conducted with a view to profit, and not how the profits are used, that determines whether
there should be an exemption. See also People ex rel. Lloyd v. University of Illinois, 357 Ill.
369, 377 (1934). Because TABN failed to prove, by clear and convincing evidence, that it
operated the subject property without a view to profit, the Department's denial of a religious-use
tax exemption in 2000 and 2001 was not clearly erroneous.
c. Charitable-Use Property Tax Exemption
TABN also argues that the Department erred when it denied TABN's application for
a charitable-use exemption. Section 15-65 of the Code provides in pertinent part as follows:
"Charitable purposes. All property of the following is exempt when actually
and exclusively used for charitable or beneficent purposes, and not leased or
otherwise used with a view to profit:
(a) Institutions of public charity." 35 ILCS 200/15-65(a) (West 2000).
In Methodist Old Peoples Home, 39 Ill. 2d at 156-57, the Illinois Supreme Court set forth the
following definition of a charitable institution:
"It has been stated that *** the distinctive characteristics of a charitable
institution are that it has no capital, capital stock[,] or shareholders, earns no profits
or dividends, but rather derives its funds mainly from public and private charity and
holds them in trust for the objects and purposes expressed in its charter [citations];
[and] that a charitable and beneficent institution is one which dispenses charity to all
who need and apply for it, does not provide gain or profit in a private sense to any
person connected with it, and does not appear to place obstacles of any character in
the way of those who need and would avail themselves of the charitable benefits it
dispenses [citation] ***." (Emphasis omitted.)
Furthermore, the supreme court explained, "[T]he statements of the agents of an
institution and the wording of its governing legal documents evidencing an intention to use
its property exclusively for charitable purposes do not relieve such institution of the burden
of proving that its property actually and factually is so used [citations] ***." Methodist Old
Peoples Home, 39 Ill. 2d at 157. When we apply these characteristics to the case at bar, it
is clear that the Department's decision to deny TABN a charitable-use exemption for the
subject property was not clearly erroneous. In addition to TABN's failure to prove that its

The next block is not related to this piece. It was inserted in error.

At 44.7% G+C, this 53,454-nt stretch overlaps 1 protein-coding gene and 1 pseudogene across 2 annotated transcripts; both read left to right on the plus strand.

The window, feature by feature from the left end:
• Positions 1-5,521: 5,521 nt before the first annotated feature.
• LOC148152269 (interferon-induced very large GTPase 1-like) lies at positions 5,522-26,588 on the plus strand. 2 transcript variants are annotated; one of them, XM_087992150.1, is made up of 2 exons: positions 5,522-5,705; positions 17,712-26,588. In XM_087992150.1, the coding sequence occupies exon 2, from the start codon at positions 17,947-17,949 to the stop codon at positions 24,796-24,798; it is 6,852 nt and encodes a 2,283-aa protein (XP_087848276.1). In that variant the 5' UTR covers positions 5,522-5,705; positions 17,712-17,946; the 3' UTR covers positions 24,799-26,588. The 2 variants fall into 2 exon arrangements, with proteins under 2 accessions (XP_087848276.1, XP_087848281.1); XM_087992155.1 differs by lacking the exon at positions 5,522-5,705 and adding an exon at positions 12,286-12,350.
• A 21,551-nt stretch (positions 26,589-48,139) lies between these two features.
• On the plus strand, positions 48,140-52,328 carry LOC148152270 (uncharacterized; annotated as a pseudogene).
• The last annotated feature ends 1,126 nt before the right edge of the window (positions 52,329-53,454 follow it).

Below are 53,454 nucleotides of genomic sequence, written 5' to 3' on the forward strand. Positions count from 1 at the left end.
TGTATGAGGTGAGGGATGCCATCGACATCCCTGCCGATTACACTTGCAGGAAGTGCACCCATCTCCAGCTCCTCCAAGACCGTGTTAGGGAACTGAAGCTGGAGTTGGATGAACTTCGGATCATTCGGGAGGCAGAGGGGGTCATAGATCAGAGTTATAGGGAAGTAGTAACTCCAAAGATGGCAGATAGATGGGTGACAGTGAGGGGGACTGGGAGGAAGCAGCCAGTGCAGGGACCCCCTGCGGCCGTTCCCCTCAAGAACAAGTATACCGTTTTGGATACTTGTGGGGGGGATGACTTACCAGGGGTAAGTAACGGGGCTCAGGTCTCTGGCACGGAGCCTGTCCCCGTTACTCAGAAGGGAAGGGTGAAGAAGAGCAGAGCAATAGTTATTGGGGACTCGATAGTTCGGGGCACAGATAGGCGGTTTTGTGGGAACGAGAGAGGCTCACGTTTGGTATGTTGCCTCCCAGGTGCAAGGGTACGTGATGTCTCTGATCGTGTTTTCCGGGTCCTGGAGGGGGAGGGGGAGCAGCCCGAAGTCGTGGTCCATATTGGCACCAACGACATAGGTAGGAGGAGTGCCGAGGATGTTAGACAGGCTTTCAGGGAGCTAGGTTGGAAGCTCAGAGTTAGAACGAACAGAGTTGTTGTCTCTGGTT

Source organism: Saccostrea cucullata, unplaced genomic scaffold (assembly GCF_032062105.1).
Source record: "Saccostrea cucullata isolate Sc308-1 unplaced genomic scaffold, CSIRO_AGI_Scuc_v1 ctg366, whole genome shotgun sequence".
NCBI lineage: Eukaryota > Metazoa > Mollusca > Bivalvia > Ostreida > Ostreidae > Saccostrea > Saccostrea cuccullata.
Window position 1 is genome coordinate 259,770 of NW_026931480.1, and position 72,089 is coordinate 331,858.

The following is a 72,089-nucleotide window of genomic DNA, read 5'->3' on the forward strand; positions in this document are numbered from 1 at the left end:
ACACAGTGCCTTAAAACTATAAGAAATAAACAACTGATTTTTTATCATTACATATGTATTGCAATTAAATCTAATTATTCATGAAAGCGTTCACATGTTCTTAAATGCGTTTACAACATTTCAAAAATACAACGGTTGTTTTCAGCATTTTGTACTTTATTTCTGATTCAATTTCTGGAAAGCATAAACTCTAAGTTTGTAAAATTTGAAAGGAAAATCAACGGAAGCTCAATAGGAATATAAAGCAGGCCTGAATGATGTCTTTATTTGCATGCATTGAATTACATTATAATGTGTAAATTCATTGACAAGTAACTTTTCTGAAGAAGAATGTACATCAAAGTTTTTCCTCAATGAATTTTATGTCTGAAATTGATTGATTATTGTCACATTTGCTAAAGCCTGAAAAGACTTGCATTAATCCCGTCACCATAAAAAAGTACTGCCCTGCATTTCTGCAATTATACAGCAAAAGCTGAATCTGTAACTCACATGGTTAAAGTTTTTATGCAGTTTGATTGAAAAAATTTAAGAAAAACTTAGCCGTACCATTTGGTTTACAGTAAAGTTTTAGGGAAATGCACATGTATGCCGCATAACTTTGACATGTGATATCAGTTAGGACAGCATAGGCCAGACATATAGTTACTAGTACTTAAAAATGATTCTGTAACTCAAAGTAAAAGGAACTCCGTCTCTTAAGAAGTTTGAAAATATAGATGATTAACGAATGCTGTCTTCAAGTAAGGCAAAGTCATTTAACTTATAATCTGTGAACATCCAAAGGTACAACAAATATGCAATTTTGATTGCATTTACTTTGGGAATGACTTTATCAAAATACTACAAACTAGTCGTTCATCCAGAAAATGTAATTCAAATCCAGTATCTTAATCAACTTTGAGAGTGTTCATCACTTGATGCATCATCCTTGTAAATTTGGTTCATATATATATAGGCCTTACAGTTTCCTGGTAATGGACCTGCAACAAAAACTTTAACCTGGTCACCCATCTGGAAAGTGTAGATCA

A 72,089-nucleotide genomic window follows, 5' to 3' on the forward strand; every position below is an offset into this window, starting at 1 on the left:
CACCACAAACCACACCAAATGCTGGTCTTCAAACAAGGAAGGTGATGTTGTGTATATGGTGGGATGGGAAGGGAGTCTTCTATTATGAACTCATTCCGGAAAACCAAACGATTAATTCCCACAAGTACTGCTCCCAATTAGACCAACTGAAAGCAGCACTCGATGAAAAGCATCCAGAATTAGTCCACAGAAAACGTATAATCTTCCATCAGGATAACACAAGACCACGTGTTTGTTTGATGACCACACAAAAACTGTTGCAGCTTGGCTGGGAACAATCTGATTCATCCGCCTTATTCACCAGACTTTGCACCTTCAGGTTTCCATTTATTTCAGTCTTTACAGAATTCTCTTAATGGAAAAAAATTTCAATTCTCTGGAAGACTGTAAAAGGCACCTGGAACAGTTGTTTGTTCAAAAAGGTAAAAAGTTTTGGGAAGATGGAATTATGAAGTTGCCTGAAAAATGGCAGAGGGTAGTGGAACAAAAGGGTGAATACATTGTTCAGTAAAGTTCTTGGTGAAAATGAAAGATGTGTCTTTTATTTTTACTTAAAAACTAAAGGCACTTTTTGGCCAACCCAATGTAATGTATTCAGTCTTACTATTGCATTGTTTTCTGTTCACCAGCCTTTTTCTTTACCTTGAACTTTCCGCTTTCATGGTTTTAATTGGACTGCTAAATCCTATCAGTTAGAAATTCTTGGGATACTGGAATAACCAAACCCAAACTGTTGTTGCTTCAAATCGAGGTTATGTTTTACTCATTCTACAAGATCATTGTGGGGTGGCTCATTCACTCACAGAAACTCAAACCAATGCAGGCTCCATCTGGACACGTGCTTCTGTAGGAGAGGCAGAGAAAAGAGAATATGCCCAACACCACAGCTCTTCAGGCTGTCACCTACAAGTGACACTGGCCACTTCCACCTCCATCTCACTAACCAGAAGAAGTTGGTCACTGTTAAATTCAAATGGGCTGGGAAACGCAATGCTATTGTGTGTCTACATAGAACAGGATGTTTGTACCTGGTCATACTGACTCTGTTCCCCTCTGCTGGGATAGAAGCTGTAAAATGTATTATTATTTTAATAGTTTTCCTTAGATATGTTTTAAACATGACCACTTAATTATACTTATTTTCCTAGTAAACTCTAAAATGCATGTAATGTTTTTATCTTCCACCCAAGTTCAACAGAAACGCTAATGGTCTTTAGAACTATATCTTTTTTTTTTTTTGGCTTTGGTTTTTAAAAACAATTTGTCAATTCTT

activities on the subject property were not conducted without a view to profit, it is
abundantly clear from the record that the primary use of TABN's property is not to dispense
charity to all who need and apply for it. Danny Shelton testified that although TABN gave
away some of its products and airtime for free or at a reduced cost in 2000 and 2001, TABN
had no policy allowing for this and did not make known to the public any application process
for free or reduced-priced products or services. All of TABN's sales catalogs and order
forms suggested that payment was required for all of the products produced on the subject
property. On the order forms that were admitted into evidence, there is no place to apply for
a free or reduced-priced product. In our view, this factor alone provides a sufficient basis
to uphold the Department's decision to deny a charitable-use property tax exemption.
3. Evidentiary Issues
a. Standard of Review
Finally, TABN argues that the Department committed reversible error when it
excluded certain items of evidence from the administrative hearing on TABN's application
for property tax exemptions. We begin our analysis of this argument with a discussion
regarding the standard of review. "Agencies have broad discretion in conducting
administrative hearings." Wilson v. Department of Professional Regulation, 344 Ill. App.
3d 897, 907 (2003). "An administrative agency's decision regarding the conduct of its
hearing and the introduction of evidence is properly governed by an abuse of discretion
standard and subject to reversal only if there is demonstrable prejudice to the party." Wilson,
344 Ill. App. 3d at 907.
b. Evidence of Tri-State's Property Tax Exemption Status
TABN claims that the ALJ committed reversible error when she excluded evidence
of Tri-State's property tax exemption status. Illinois Supreme Court Rule 341(h)(7) (210 Ill.
2d R. 341(h)(7)) provides that the appellant's brief shall contain the contentions of the
appellant and the reasons therefor, with citations of authorities. See Village of Riverwoods
v. BG Limited Partnership, 276 Ill. App. 3d 720, 729 (1995). In addition, arguments not